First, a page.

I say all of that to say this… shouldn’t we all be future oriented? Not the ‘choose a nose piercing over a tattoo’ kind of future oriented. I am talking about the ‘heaven seeking; this earth is not our home’ kind of future oriented. The kind of future orientation that makes us realize we are only here on this earth for a mere blink on God’s clock. The kind of future orientation that makes you want to make the best decision; every time. It makes you carefully choose how you spend every second gifted to you. It makes you not want to waste any time on things that drain your heart. And while I am sure we would all love to chalk laundry, cleaning, cooking, diaper changing and working up to that category – frankly, those things just need done. But there is still quite a large chunk of your time that you have control over how you spend it.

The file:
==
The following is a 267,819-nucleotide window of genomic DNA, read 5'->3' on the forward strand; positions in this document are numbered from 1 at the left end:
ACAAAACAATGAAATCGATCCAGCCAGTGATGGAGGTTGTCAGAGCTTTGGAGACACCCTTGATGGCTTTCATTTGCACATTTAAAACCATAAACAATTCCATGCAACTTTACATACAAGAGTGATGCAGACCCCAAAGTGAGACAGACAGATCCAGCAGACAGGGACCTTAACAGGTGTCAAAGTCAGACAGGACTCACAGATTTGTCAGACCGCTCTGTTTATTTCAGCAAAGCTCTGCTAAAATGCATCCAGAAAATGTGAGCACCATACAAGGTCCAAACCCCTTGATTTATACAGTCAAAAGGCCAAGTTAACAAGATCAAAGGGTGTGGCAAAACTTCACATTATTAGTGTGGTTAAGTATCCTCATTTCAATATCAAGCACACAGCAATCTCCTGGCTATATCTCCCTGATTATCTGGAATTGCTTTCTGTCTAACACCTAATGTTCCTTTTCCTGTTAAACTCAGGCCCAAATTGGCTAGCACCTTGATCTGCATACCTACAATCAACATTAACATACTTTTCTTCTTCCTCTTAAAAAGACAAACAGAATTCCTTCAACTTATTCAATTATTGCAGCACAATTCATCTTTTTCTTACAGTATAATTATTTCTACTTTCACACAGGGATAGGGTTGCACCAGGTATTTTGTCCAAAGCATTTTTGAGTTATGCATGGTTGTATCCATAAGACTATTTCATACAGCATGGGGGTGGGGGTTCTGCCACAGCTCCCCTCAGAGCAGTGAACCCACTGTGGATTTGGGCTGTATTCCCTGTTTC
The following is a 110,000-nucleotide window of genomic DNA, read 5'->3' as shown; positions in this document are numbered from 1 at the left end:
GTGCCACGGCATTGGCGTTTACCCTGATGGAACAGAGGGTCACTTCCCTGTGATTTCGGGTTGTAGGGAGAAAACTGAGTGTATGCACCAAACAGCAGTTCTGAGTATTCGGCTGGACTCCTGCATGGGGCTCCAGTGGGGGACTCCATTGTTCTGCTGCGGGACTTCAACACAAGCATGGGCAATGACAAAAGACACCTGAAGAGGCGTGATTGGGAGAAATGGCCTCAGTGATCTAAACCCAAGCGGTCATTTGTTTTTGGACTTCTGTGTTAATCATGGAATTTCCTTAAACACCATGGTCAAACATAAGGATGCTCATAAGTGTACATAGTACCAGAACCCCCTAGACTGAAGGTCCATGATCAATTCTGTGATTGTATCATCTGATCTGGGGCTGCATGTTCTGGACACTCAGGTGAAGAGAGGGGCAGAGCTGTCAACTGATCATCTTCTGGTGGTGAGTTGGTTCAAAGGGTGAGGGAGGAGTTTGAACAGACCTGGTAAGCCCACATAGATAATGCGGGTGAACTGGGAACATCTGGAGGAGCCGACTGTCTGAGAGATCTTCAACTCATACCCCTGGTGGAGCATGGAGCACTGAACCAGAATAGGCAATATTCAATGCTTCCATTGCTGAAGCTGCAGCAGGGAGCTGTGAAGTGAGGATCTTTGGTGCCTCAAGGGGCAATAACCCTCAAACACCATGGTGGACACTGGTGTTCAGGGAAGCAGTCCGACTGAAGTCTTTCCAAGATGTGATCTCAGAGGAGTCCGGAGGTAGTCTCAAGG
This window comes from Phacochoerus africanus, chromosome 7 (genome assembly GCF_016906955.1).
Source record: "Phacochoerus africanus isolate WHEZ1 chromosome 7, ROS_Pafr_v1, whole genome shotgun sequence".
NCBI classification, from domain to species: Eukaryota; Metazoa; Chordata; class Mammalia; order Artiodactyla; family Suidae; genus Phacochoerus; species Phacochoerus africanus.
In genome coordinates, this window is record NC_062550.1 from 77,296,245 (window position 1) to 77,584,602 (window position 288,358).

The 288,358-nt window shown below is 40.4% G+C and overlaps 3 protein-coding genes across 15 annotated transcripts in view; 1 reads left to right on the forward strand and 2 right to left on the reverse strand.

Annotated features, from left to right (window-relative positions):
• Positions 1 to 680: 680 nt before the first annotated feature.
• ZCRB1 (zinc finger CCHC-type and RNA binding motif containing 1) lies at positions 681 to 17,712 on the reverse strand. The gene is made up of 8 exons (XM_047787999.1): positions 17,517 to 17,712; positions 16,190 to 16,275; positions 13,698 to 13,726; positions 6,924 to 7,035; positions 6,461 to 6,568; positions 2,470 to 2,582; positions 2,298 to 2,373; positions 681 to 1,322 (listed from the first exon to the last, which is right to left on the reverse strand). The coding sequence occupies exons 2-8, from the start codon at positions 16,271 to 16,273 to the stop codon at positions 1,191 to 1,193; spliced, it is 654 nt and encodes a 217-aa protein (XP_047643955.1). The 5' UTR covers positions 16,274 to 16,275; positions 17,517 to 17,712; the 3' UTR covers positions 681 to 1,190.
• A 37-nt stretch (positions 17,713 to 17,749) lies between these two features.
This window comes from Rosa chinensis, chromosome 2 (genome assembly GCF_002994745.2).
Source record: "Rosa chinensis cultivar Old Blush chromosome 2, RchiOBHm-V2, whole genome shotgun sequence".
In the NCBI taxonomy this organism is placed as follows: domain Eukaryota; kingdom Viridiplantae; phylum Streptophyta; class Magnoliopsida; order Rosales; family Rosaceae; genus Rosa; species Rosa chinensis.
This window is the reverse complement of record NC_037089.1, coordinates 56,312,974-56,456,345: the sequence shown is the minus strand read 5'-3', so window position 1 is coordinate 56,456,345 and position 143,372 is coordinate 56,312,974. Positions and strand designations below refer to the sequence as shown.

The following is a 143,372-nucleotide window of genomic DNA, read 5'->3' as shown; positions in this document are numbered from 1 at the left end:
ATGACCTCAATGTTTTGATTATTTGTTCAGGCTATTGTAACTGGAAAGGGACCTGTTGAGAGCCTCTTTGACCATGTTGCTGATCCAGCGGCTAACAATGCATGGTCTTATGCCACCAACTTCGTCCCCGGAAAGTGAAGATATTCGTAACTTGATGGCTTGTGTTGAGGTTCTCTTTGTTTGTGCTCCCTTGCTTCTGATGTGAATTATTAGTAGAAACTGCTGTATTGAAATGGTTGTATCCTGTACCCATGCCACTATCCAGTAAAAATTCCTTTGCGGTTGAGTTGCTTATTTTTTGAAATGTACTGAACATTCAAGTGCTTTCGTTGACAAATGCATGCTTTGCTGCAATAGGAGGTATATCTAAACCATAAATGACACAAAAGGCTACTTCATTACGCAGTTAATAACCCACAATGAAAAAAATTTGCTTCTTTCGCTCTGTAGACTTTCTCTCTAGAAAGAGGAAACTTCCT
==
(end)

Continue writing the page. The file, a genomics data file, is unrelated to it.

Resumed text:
So, my challenge to myself and to you is – find your “best yes(s)” each day. I mentioned I was a planner – and yup, you guessed it. I am a list maker too. So I’ve made a “To-Do” list for this challenge.
1) Find courage to say “no” sometimes. Say no graciously, but stick to your no. You don’t NEED a reason why. So many of us avoid answering because we are too busy scrambling to come up with a justification for “this is too much. this is just too much.” There is nothing wrong with saying “no, this is not a good time for us.” Let go of the pressure you may feel when making a decision for you; for your family. Be it little or small – it all matters. Stop trying to be ‘fair’ to everyone at your hearts’ expense.